December 2010 #187

Popular Woodworking December 2010 issueThe cover project of Popular Woodworking December 2010 is a Line & Berry Chest of Drawers. It’s a traditional design from Chester County, Pennsylvania. The inlay on the drawer is made simpler with router patterns and a good straight bit.

Allan Turner teaches you cross-grain solutions to defeat splitting in solid wood construction.

In part three of a series, Marc Adams shows you simple patterns in veneer using only mirrors, a cheap knife and a straightedge.

You’ll create a useful English layout square that is easy to make, easy on the eyes and awesome to use.

Details shaped by hand and eye help to define the style of a Greene & Greene frame. In the second part of his Aging Furniture story, Michael Dunar shows you furniture’s battle scars and teaches you how to create this “incidental” wear on your projects.

Bob Rozaieski teaches you to soup up your sawing savvy through practicing proper techniques.

The I Can Do That project is a Victorian side table.

You’ll also learn to build Moxon’s Ingenious Bench Vise in the Jig Journal column.

George R. Walker reveals how great legs are essential to proportioning a piece of furniture.

Bob Flexner gives you the essential details when it comes to staining wood.

Detailed article previews are below. Online Extras (downloads, etc.) for this issue are found inside each article.

[description]Articles from the December 2010 issue of Popular Woodworking Magazine[/description][keywords]Popular Woodworking Magazine, Magazine Articles, Technique Articles, Project Articles, Tool Reviews, Finishing[/keywords]

Online Extras: December 2010 Issue

Online Extras for the December 2010 issue include a video tour of this 1740's Pennsylvania piece, the free 3D SketchUp model of this chest of drawers, the 3D Google SketchUp Model of the G&G frame, shop Drawings for Greene & Greene Furniture, the 3D Google SketchUp Model of Moxon's Ingenious Bench Vise and more.

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I Can Do That: Victorian Side Table

Pattern routing makes quick and easy work of these urn-shaped sides. By Megan Fitzpatrick Pages: 30-31 From the December 2010 issue # 187 Buy this issue now While vacuuming a few weeks back, I was thinking about what to build for this issue’s “I Can Do That” project when it hit me … actually,...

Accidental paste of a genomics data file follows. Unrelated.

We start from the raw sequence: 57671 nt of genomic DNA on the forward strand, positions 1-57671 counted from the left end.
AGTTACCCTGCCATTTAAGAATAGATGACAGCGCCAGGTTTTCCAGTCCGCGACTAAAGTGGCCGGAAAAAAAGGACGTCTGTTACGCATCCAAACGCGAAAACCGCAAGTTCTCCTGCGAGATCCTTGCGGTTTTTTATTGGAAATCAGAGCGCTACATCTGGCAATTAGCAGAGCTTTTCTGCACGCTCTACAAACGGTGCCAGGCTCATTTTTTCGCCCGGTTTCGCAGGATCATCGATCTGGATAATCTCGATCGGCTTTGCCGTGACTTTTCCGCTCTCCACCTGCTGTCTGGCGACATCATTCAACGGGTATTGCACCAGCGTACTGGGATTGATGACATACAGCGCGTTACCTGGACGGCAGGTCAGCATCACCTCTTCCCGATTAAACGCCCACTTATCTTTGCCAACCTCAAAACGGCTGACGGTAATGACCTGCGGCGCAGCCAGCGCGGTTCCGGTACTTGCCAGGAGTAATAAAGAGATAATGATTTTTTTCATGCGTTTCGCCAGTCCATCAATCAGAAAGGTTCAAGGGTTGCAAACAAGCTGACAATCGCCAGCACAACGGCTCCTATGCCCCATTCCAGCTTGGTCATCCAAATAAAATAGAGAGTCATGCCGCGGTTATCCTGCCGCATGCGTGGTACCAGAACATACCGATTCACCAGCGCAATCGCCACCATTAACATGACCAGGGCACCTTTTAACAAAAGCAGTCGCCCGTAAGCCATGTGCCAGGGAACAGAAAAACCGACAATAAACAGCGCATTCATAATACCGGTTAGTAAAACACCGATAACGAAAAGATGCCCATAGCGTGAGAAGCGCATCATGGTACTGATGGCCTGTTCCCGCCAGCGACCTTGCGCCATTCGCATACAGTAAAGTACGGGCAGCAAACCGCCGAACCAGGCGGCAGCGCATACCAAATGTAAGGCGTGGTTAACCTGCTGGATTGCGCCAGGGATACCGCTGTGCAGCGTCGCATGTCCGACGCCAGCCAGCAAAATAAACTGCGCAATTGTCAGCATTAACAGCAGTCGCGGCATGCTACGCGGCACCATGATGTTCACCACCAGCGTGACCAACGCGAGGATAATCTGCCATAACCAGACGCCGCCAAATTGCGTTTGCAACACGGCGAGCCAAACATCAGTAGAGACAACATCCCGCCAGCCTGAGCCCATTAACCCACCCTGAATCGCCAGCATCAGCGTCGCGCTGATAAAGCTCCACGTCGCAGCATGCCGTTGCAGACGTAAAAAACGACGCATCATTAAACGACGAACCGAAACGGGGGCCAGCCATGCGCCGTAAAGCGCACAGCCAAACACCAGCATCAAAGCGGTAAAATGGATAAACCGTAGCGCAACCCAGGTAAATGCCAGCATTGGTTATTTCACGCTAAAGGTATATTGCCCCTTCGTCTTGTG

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End Grain: Too Delicate A Touch

The hands are the tools that mean the most. By Brad Graham Page: 72 From the December 2010 issue # 187 Buy this issue now When I was a professional woodworker, I experienced a satisfying fascination looking at my hands at the end of the day. As a full-time cabinetmaker, I thought about them as I made...

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Moxon’s Ingenious Bench Vise

17th-century design saves your 21st-century back. By Christopher Schwarz Pages: 64-66 From the December 2010 issue # 187 Buy this issue now If you cut dovetails by hand, then I’m sure you’re aware of the other part of your anatomy that is involved: your back. Bending over rows of tails and pins all day is murder when you...

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Furniture’s Battle Scars

Part 2: Fictional ‘incidents’ give a piece a believable back story. By Michael Dunbar Pages: 54-59 From the December 2010 issue # 187 Buy this issue now In Part 1 of “Aging Your Projects Gracefully” (November 2010, issue #186), I gave an overview of creating an aged look for new pieces of furniture, and discussed mechanical wear. The...

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Greene & Greene Frame

By Robert W. Lang Pages: 52-53 From the December 2010 issue # 187 Buy this issue now It’s easy to get caught in the trap of design by formula. But if art were simply a matter of ratios, a paint-by-number Mona Lisa would be just as good as the one hanging in the Louvre Museum. The...

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Simple Patterns in Veneer

Part 3: Make a 4-way match panel in veneer using mirrors, a knife and a straightedge. By Marc Adams Pages: 48-51 From the December 2010 issue # 187 Buy this issue now Veneer can be used to embellish any project. For furniture making, veneer offers three advantages: Panels can be made to any size or shape, exotic...

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English Layout Square

This useful tool is easy to make, easy on the eyes and awesome to use. By Christopher Schwarz Pages: 46-47 From the December 2010 issue # 187 Buy this issue now Wooden layout tools usually are superior to metal ones in my opinion. They are lightweight, inexpensive and as accurate as woodworking requires. Period. A 36"-long wooden straightedge...